I would argue that Behavioral Targeting is nothing new and any media planner worth their calculator has been incorporating behavioral targeting into their plans for the last 10 years. The most recent definition I've seen for Behavioral Targeting is the concept that a users' actions indicate a predisposition or acceptance of a specific type of advertising; that they would be more receptive to particular messages. There used to be profiling engines that helped drive Behavioral Targeting and many of these are in vogue once again, but at the end of the day Behavioral Targeting is basic advertising. Understanding the mindset of your potential customer and developing a recommendation to speak to them directly while limiting the amount of wasted exposures is Behavioral Targeting.
Behavioral Targeting basics are executed via contextual relevancy and a well-thought creative brief. Contextual relevancy and examination of log files will typically give a media planner an idea of where your visitors are coming from and what type of triggers are bringing them to your site. Search advertising is the truest form of Behavioral Targeting as it provides almost 100% prequalification for the predisposition of the consumer. Search used to be via graphical placements and now text placements have taken over, but the concept is still the same. Beyond contextual relevancy you move into profiling where you model advertising exposure based on similar paths and actions for other people that visit a site or network. If audience member X fits into a profile, then they may be exposed to advertising that other members of that profile were receptive to viewing.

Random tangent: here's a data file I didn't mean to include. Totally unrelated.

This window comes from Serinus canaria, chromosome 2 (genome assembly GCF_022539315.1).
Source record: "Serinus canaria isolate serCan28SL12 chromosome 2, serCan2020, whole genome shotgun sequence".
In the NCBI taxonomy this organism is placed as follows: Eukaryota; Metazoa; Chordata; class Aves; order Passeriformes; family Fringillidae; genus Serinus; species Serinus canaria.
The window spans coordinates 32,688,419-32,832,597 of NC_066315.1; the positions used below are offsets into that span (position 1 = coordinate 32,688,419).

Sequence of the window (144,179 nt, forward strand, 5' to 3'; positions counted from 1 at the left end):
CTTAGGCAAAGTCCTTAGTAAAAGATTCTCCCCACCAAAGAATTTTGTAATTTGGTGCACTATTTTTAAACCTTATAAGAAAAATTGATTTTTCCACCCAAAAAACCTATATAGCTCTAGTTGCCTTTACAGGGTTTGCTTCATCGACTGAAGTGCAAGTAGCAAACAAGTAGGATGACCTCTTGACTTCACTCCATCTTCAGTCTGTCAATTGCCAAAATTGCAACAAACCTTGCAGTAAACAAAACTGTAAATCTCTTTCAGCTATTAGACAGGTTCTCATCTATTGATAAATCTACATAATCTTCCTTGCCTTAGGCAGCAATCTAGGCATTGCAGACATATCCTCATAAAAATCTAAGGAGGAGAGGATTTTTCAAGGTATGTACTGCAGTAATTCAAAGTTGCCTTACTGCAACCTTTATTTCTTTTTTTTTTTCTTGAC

A well-thought creative brief is also extremely important. I would contend that every media planner should write at least 4 creative briefs every year (once per quarter). A creative brief is an examination of the mindset of the target audience and can be extremely useful in developing a media recommendation. If you've never written a creative brief than it's possible you have not paid the deepest level of attention to the identification of your audience. You need to be capable of doing this in order to truly understand the mindset and behavioral tendencies of your target audience. A well-written creative brief provides insight that is otherwise overlooked and goes far beyond log-files, Google searches and Media Metrix or @Plan runs.
What's funny about the buzz surrounding behavioral targeting is that I really can't find anything new in it (of course, I think that the buzz surrounding search is funny as well, since my first online campaigns all centered around search). Behavioral Targeting is advertising 101. Open any textbook and you will find chapters dedicated to understanding the behavior of your audience. There may be a new spin on it, but its not necessarily teaching an old dog a new trick. It's the same old trick that we used to use, but the reward is more immediate and trackable. Maybe that's the rub; that we can now prove the immediate effect of Behavioral Targeting with our new toys and tracking tools?